07 March 2011
3 new clerical posts at Customs and Immigration have been created as part of a restructuring programme which has cut costs, freed up skilled officers for investigation work and employed a trainee from the Advance to Work scheme.
The changes were introduced after the retirement of 2 customs officers. This gave the Head of Customs and Immigration, Mike Robinson, the opportunity to take a fresh look at the way the Revenue and Goods Control section was organised.
“This section is responsible for calculating the duty owed and bringing the money in, which is important work. We decided to reorganise the team into a manager and 3 clerical posts. This frees up the Customs officers to do what they are trained for – investigation and auditing work – while the office assistants take care of the clerical work.
“This reorganisation has saved the department £29,000 per year, but that’s not all. We’ve also employed 2 people from the States skills register - the list of staff across the organisation whose jobs have been removed as part of the restructuring process. And we’ve employed one young person who came to us on the Advance to Work scheme.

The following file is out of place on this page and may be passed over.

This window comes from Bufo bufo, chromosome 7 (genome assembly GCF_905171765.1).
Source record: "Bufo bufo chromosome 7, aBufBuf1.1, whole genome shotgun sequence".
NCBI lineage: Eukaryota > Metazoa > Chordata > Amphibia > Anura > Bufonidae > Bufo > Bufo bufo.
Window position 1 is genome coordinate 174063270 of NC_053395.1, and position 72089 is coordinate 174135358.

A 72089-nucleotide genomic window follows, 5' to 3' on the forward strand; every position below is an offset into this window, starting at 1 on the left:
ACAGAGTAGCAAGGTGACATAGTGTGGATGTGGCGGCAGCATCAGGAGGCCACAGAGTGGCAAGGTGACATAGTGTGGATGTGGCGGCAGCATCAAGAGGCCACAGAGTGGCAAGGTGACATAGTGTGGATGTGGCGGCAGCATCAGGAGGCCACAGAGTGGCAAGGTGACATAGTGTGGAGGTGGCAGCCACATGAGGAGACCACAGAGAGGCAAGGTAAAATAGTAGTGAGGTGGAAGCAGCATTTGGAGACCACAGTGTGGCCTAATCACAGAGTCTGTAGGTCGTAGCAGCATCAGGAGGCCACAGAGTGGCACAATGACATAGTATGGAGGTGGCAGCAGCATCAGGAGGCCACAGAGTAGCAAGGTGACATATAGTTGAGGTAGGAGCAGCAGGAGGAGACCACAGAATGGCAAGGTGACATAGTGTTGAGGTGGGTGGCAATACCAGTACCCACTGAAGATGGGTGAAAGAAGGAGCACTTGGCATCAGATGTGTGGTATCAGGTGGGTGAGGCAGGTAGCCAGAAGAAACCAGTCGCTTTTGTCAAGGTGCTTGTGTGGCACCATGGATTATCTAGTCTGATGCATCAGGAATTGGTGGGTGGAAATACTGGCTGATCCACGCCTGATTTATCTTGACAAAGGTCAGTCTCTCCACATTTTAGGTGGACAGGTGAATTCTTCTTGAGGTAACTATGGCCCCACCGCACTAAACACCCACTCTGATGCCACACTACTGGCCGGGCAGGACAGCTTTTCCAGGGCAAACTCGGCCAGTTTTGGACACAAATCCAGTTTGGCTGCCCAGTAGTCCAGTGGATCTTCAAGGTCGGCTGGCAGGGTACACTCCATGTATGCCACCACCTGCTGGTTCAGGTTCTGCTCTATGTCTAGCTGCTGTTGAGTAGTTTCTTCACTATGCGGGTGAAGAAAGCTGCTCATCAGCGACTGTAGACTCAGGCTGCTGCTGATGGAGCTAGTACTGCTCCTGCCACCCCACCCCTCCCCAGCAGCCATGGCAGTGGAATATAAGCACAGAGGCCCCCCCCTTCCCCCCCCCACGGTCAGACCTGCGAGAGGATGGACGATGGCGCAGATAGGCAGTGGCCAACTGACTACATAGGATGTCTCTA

“We now have a small team to deal with phone calls and administrative tasks, leaving officers to do the work they are trained for.”
The Treasury Minister, Senator Philip Ozouf, said “This is just the kind of lateral thinking that I hope is going on across all States departments. As part of our efforts to control spending, I want to see a modern, efficient public sector that provides essential services effectively while ensuring value for money for taxpayers.
“To achieve this we need staff and their managers to think about how we can do things differently. This example at Customs not only shows us how we can achieve the same results for less, it has also employed 2 staff from within the States and, more importantly, one member of staff has come from the work training scheme we set up to help young people to get a foothold on the world of employment.”